Young cancer patient fights to take part in Relay for Life
Published Thursday, May 31, 2012 1:18PM ADT
Thousands of people are getting ready to take part in the Canadian Cancer Society's annual Relay for Life and a young cancer patient is among them.
Ashley MacLean will be taking part in the event for the first time this year, but she had to fight to get permission to leave her hospital bed first.
"I'm still fighting, I'm still going forward, and I'm not letting it beat me," she says of the disease.
The 22-year-old was diagnosed with a rare form of cancer two years ago and she has been living at a Halifax hospital for almost as long.
"We've been told she was the first in the Maritimes, and the second in Canada to ever have it," says her mother, Wanda MacLean.
Ashley has alveolar soft part sarcoma, a rare and slow-growing tumour that reaches out, grabbing onto soft tissue organs.
When she was diagnosed back in 2010, doctors discovered it had already hit her lungs.
"Last Thanksgiving weekend she was diagnosed with bone cancer in her hip," says her mother. "She had it in the spine and it had hit the skull."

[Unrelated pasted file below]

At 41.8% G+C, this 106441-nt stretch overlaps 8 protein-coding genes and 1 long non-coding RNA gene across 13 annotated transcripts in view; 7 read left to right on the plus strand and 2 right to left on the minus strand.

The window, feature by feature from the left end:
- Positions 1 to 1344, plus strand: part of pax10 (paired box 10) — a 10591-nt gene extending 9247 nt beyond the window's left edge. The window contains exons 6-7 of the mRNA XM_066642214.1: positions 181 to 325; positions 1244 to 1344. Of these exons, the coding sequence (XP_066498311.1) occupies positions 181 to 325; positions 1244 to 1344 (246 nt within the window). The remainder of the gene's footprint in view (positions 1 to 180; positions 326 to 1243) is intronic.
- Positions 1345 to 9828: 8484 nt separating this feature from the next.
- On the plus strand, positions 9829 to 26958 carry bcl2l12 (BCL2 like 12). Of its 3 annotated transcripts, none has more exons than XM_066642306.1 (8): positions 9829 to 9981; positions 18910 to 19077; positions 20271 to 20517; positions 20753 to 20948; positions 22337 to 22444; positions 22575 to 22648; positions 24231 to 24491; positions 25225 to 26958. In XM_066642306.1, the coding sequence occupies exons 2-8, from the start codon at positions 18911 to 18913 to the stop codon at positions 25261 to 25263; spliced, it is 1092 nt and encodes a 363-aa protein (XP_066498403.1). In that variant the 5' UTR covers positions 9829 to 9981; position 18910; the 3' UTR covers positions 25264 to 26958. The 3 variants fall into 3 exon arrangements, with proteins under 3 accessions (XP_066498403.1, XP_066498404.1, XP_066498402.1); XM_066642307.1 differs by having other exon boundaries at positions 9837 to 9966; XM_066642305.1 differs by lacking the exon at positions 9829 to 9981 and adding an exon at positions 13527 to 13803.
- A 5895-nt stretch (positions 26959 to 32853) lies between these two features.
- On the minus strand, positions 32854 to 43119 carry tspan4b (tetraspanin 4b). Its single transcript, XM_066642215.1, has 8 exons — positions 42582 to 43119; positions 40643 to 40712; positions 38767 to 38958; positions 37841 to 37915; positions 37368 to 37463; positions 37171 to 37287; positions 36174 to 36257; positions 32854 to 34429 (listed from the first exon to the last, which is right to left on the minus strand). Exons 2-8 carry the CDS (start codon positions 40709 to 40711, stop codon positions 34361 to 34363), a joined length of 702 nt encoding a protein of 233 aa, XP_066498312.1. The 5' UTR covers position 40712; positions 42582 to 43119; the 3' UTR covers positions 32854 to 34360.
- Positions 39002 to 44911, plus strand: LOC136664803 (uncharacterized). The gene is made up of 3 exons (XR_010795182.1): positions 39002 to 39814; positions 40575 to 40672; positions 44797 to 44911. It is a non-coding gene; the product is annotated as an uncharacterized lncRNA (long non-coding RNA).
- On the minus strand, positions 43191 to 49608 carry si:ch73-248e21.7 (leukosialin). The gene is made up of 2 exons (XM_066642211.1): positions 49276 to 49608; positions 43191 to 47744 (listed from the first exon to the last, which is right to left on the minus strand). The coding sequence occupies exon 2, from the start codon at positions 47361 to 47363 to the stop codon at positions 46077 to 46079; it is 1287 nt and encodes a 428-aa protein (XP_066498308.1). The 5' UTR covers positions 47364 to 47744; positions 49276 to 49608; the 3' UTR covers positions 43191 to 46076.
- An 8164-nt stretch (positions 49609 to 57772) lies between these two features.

So there was no hesitation from Ashley's family when she and her brother said they wanted to take part in the Relay for Life, but they needed to convince medical staff first.
"I went to the doctor to talk to her about it and first they said ‘no,'" says Wanda.
They decided it would be too much for Ashley to complete the full 12-hour relay, so they came to a compromise. Ashley was granted permission to leave the palliative care unit to take part in the Survivors' Victory Lap, which is the first lap of the event Friday night.
But Ashley's dedication to the cause didn't stop there. With the help of hospital staff, volunteers, family and friends, she has raised $800 in a short period of time.
"I'm proud. Proud of both of my children for doing it, proud that she can do it and wants to do it," says Wanda.
For a family who says they live one minute at a time, the MacLeans admit the walk will be emotional for all of them.
"Two years ago, you know, I might not have been here," says Ashley.
But like the inspirational messages that cover her hospital walls, Ashley says she keeps positive thoughts and never gives up hope.
"It's just a hard life to live and you know, you always want to keep fighting because you have family members that love you so much."
With files from CTV Atlantic's Jacqueline Foster